For some reason many MIFARE classic implementations use the default keys so there are a number of applications that test the default keys against a card.

The PM3 features the 'Test Block Keys' command which will test the default keys for us:

Long story short it looks like we can use the default key of ffffffffffff to read most blocks but not some blocks.

Using the 'Nested Attack' we can use our one useable key to identify keys for the other blocks.

I really have no idea how the Nested Attack works and there's not a bunch of information available online about it... but it works. If you want to learn more about the Nested Attack I would probably recommend reading the PM3 source code or some of the original papers detailing the attacks.


In the earlier Nested Attack command it is important to dump the keys to the dumpkeys.bin file with the d parameter to enable the use of other MIFARE Classic commands.

All of a sudden we have a new key: 080808080808. This key allows us to read our secret blocks:

In addition with the dumpkeys.bin file ready we can dump the entire card and load it onto a blank MIFARE card.

With the dumpdata.bin file we can restore this card's contents onto another card with: hf mf restore 1.

However, cloning a MIFARE card is low on the totem pole. With the new keys we have the ability to read and write to the card. Considering it's commonly used as a fare card, it's reasonable to question whether or not the value of the card can be modified.

To start let's look at a partial dump of the card:

Completely unintelligible until we use the card once and then dump the cards contents again:

A single row in the dump has changed from:

4b07 0000 b4f8 ffff 4b07 0000 05fa 05fa


Smart Card Read Write Software

3205 0000 cdfa ffff 3205 0000 05fa 05fa

It's not immediately clear but there is definitely a changing value on the card. The simplest assumption to make is that the card is storing its own value and then decrementing the cost of a given transaction.

Knowing our starting value (7.75), the cost of an item (2.25) and the resulting value (5.50) we can grep for these values in hex. To simplify our search we'll just take 75, convert it to hex (0x4b) and then search for the value in the first dump:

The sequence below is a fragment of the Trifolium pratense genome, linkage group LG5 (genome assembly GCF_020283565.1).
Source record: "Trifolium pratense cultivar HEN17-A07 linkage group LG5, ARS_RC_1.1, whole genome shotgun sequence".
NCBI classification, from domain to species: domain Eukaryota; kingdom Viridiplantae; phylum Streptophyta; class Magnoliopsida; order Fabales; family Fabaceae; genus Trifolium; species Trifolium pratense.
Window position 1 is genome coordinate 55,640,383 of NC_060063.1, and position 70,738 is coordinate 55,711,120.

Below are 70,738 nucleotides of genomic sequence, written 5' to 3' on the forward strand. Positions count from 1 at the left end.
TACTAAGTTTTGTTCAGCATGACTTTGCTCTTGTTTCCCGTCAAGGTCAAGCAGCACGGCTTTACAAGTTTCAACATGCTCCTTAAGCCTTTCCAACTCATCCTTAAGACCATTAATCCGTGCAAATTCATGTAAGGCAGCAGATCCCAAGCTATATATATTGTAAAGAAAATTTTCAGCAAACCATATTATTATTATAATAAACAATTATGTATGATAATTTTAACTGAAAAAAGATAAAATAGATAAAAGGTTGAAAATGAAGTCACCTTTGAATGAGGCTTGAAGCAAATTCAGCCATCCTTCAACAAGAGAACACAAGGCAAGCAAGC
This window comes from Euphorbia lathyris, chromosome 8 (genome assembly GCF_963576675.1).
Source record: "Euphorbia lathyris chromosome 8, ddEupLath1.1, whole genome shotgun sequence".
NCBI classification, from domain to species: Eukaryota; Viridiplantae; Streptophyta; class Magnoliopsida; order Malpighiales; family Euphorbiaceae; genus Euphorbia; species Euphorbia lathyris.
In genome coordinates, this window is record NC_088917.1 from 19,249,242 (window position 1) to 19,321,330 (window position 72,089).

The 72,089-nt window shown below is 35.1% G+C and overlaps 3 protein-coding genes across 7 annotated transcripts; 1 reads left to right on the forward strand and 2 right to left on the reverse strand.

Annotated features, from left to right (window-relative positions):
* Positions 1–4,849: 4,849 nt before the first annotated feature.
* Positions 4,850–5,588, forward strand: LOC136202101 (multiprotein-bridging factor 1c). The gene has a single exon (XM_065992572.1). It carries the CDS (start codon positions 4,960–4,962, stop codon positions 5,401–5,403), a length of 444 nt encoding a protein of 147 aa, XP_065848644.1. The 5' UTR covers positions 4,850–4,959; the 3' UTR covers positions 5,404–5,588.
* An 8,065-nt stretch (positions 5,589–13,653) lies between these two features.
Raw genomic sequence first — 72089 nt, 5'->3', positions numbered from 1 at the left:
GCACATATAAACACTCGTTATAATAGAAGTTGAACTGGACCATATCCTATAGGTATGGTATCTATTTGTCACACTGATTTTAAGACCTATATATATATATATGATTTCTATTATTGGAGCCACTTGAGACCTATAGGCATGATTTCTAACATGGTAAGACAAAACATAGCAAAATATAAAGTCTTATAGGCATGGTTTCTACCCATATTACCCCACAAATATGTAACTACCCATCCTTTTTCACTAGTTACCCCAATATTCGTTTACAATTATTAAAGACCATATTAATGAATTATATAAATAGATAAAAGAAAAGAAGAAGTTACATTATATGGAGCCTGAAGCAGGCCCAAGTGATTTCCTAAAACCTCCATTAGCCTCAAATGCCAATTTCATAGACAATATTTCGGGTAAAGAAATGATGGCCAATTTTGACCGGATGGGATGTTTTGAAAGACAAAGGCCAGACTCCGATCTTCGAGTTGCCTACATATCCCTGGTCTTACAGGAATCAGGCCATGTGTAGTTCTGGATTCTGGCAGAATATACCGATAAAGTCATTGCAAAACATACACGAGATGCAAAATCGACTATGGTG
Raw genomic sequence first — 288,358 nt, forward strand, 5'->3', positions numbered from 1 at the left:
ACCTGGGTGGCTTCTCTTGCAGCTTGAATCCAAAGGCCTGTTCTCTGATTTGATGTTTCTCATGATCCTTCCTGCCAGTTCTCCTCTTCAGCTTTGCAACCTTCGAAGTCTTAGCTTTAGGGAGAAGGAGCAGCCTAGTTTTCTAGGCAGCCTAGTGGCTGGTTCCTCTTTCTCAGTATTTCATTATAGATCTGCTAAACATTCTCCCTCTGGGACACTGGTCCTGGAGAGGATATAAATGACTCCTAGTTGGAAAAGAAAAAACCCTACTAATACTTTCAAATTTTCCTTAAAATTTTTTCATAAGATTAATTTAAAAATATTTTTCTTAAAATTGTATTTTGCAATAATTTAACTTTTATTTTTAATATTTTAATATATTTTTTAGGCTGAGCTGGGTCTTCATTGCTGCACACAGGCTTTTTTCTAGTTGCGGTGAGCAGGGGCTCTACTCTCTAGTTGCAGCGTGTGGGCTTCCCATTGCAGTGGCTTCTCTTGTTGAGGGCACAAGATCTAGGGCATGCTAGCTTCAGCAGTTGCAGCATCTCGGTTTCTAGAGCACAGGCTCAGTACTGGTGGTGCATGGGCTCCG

4b07 0000 b4f8 ffff 4b07 0000 05fa 05fa

This is a dead giveaway that the card is storing its own value. Especially considering that the following byte is 0x07. Therefore we should be able to increase the value of our card on our own by modifying these bytes.

What's unclear is the meaning of the bytes after our stored value. They don't seem to repeat and they don't seem to be predictable given our two dumps. Being cautious, instead of just replacing our value with ffff it's simpler to fill up our card normally and then reuse that stored value.


A friend pointed out that the b4f8 value and the 4b07 value add up to ffff which pretty confidently say that it is a checksum value that the reader can use to verify that the card's value was successfully updated after a transaction. Thanks Soly!

With our card filled up to 17.50 we can take a new dump and save the results of Block 5 (where the value is stored).

Now we can endlessly refill our card to 17.50 as follows:

Free Smart Card Writer Software

Write Block
Read Block

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Even if the default keys weren't used, we could sniff the communication between the real reader and the card to ascertain a valid key.

Smart Card Writer Software

Ultimately as long as we know an existing key, we should be able to use the nested attack to identify other keys to gain read/write access to the card.

Smart Card Writer Software Hacks List

Many years of research have gone into the security of RFID card systems and the Proxmark 3 is the best tool for tapping into that wealth of knowledge and learning more about RFID card systems.

Smart Card Writer Software Hacks Online

I greatly recommend picking up a ProxMark 3 and some T5577 tags if you're interested in cloning your RFID cards and learning more about how these systems work.

It's also useful for converting your company's access control cards into little key fobs đź’©